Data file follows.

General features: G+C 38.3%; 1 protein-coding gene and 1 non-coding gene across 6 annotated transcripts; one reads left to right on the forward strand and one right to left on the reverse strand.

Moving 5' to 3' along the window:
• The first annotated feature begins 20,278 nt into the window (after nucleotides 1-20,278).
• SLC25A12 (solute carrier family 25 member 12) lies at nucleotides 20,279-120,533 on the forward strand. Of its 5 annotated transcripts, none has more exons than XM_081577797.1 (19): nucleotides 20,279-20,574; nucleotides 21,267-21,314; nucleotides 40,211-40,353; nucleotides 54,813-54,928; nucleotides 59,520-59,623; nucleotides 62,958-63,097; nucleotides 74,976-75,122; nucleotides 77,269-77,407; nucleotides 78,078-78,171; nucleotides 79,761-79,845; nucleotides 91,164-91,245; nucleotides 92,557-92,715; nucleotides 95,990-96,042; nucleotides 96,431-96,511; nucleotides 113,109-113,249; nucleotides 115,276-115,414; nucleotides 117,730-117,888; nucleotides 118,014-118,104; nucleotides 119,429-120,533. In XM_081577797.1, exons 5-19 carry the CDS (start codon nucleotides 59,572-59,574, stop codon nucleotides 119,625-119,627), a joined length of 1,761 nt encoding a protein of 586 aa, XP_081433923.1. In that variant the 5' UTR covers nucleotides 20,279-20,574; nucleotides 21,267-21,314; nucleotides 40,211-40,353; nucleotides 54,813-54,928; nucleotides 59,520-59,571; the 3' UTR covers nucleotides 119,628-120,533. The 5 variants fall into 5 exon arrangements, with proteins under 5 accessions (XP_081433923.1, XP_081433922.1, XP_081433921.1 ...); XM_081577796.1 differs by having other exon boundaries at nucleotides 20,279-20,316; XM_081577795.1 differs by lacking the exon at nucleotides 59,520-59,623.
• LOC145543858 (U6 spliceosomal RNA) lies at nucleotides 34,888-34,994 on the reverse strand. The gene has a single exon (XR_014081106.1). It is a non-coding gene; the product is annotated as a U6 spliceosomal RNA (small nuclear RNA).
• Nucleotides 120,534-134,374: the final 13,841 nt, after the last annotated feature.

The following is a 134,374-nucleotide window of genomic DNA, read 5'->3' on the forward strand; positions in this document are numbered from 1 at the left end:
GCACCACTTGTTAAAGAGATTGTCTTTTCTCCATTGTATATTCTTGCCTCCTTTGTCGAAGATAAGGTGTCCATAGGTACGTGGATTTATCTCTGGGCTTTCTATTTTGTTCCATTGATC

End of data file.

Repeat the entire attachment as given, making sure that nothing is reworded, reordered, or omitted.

General features: G+C 38.3%; 1 protein-coding gene and 1 non-coding gene across 6 annotated transcripts; one reads left to right on the forward strand and one right to left on the reverse strand.

Moving 5' to 3' along the window:
• The first annotated feature begins 20,278 nt into the window (after nucleotides 1-20,278).
• SLC25A12 (solute carrier family 25 member 12) lies at nucleotides 20,279-120,533 on the forward strand. Of its 5 annotated transcripts, none has more exons than XM_081577797.1 (19): nucleotides 20,279-20,574; nucleotides 21,267-21,314; nucleotides 40,211-40,353; nucleotides 54,813-54,928; nucleotides 59,520-59,623; nucleotides 62,958-63,097; nucleotides 74,976-75,122; nucleotides 77,269-77,407; nucleotides 78,078-78,171; nucleotides 79,761-79,845; nucleotides 91,164-91,245; nucleotides 92,557-92,715; nucleotides 95,990-96,042; nucleotides 96,431-96,511; nucleotides 113,109-113,249; nucleotides 115,276-115,414; nucleotides 117,730-117,888; nucleotides 118,014-118,104; nucleotides 119,429-120,533. In XM_081577797.1, exons 5-19 carry the CDS (start codon nucleotides 59,572-59,574, stop codon nucleotides 119,625-119,627), a joined length of 1,761 nt encoding a protein of 586 aa, XP_081433923.1. In that variant the 5' UTR covers nucleotides 20,279-20,574; nucleotides 21,267-21,314; nucleotides 40,211-40,353; nucleotides 54,813-54,928; nucleotides 59,520-59,571; the 3' UTR covers nucleotides 119,628-120,533. The 5 variants fall into 5 exon arrangements, with proteins under 5 accessions (XP_081433923.1, XP_081433922.1, XP_081433921.1 ...); XM_081577796.1 differs by having other exon boundaries at nucleotides 20,279-20,316; XM_081577795.1 differs by lacking the exon at nucleotides 59,520-59,623.
• LOC145543858 (U6 spliceosomal RNA) lies at nucleotides 34,888-34,994 on the reverse strand. The gene has a single exon (XR_014081106.1). It is a non-coding gene; the product is annotated as a U6 spliceosomal RNA (small nuclear RNA).
• Nucleotides 120,534-134,374: the final 13,841 nt, after the last annotated feature.

The following is a 134,374-nucleotide window of genomic DNA, read 5'->3' on the forward strand; positions in this document are numbered from 1 at the left end:
GCACCACTTGTTAAAGAGATTGTCTTTTCTCCATTGTATATTCTTGCCTCCTTTGTCGAAGATAAGGTGTCCATAGGTACGTGGATTTATCTCTGGGCTTTCTATTTTGTTCCATTGATC